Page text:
Check out this giveaway opportunity for Philippa Gregory’s new novel about lady-in-waiting Margaret Pole’s unique view of King Henry VIII’s stratospheric rise to power in Tudor England.
Simon & Schuster, 2014
This corresponds with the lists in my notebook which detail the books in her series. The first that I read was (oh, horrorors!) actually the [...]
Debra Komar creates a narrative which manages to straddle the line between scholarly analysis and page-turner, relying upon court records, newspapers, and other historical documentation to gather evidence surrounding the murder of 14-year-old Annie Kempton in Bear River, Nova Scotia in 1896.
Goose Lane Editions, 2014
“This book looks back so we can see [...]
Like his first novel, Touch, The Lobster Kings showcases Alexi Zentner’s penchant for storytelling.
Knopf Canada, 2014
Readers who learn that this novel is a retelling of Shakespeare’s tragedy “King Lear” might expect the tale to distance readers, with the original story centuries old and memories of stilted readings in school or black-and-white films [...]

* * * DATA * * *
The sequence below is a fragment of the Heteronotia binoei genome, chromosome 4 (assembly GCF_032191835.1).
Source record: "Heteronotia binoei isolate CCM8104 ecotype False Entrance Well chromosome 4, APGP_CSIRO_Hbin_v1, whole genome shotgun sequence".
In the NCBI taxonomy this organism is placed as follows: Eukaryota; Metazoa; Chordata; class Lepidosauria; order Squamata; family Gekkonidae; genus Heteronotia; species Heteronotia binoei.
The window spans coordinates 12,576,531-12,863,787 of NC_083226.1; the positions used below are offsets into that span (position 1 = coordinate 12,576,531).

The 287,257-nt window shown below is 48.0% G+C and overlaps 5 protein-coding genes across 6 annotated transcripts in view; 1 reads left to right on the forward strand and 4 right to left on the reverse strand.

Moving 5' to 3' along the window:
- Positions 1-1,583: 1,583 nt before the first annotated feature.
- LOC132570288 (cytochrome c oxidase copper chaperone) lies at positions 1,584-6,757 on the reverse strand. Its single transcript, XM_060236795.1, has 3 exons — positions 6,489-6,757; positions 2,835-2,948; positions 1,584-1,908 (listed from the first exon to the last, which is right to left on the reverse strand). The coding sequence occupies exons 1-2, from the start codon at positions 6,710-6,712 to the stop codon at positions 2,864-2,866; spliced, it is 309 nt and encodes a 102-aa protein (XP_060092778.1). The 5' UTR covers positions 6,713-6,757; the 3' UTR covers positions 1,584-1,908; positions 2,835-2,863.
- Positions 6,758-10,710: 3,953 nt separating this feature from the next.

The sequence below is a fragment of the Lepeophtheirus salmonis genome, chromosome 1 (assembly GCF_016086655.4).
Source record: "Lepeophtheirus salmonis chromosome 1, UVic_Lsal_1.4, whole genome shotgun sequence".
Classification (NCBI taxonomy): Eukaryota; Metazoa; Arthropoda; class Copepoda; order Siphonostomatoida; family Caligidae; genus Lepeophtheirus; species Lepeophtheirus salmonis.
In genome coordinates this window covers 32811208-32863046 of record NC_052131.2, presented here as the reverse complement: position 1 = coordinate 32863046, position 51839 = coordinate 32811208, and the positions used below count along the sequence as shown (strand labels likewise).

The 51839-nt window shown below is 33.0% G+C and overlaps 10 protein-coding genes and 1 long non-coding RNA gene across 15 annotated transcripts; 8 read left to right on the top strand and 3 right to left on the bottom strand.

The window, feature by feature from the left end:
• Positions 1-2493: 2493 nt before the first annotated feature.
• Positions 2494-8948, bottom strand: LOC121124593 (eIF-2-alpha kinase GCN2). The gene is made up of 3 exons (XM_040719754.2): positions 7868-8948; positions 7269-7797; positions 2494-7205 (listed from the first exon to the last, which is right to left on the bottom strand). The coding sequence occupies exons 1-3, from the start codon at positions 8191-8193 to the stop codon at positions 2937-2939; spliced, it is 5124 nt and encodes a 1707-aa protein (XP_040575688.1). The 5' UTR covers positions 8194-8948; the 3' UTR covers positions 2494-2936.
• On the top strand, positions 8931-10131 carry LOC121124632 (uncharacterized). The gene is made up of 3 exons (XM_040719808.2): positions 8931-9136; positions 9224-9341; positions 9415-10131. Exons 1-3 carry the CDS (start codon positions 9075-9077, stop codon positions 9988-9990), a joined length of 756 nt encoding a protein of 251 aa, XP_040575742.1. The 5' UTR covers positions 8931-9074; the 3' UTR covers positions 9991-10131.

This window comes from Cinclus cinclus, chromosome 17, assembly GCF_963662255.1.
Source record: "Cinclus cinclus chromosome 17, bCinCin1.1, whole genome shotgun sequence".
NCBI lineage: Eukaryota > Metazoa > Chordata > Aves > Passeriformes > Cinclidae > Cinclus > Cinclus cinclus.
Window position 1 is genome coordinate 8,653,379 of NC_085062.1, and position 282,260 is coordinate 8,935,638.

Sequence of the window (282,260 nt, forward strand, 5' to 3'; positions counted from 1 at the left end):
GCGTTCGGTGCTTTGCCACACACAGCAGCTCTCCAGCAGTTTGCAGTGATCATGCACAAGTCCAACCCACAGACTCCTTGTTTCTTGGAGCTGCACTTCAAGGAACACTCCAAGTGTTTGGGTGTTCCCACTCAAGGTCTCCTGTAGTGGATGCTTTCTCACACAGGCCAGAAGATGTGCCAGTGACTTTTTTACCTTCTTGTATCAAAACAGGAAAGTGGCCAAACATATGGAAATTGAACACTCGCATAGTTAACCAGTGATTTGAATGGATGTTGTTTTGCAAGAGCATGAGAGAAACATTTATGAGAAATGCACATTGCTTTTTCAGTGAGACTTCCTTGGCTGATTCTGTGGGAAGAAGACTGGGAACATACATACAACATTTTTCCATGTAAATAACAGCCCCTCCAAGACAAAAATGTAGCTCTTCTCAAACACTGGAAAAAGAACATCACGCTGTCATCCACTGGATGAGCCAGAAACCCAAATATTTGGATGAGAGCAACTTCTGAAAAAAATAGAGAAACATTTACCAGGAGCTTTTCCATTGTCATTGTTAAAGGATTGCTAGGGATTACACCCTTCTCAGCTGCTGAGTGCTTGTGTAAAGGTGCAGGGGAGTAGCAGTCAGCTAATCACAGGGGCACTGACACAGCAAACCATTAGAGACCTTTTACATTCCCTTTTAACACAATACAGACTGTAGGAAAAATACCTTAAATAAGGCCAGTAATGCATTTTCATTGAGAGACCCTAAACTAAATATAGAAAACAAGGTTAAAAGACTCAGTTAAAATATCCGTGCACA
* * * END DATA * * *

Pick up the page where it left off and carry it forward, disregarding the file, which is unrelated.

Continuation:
Have you got it marked in your calendar? Diversiverse runs September 14 to September 27, 2014. The sign-up post is here. It’s not too late!
Looking for some ideas?
I’ve enjoyed these recently: Tamai Kobayashi’s Prairie Ostrich (2014) , Shani Mootoo’s Moving Forward Sideways Like a Crab (2014), Padma Viswanathan’s The Ever After of Ashwin Rao (2014), Richard Wagamese’s Medicine [...]
Excerpt from Reading Journal:
Knopf Canada, 2014
Last night I finished reading All My Puny Sorrows, and when I woke up this morning, I was weeping.
This doesn’t reveal how the book ended, because I read more than half of it last night, half-skimming the first half that I’d read on in other sittings. [...]
Shani Mootoo sidles up to her story.
Random House Canada, 2014
A novel like Padma Viswanathan’s The Ever After of Ashwin Rao is more openly preoccupied with questions of grief and loss.
One like Shyam Selvadurai’s The Hungry Ghosts explores family relationships and the passage of time in a familiar then/now rhythm.
In Moving [...]
Readers might expect a retelling of the ancient Greek tale of Paris and Helen to be a bulky, wordy novel as useful for propping up a window on a hot summer day as for entertainment; but Jonatham Bennett’s contemporary version of the story is a slim, polished novel that one would need to lie flat to allow only [...]
I’ve been reading so fiercely this summer, that my notebook was sadly neglected, in favour of backs of envelopes, sticky-notes, and receipts.
It was actually back in June that I scribbled down this quote from Phyllis Theroux’s The Journal Keeper (2010), which I was inspired to pick up because I had been re-reading some of [...]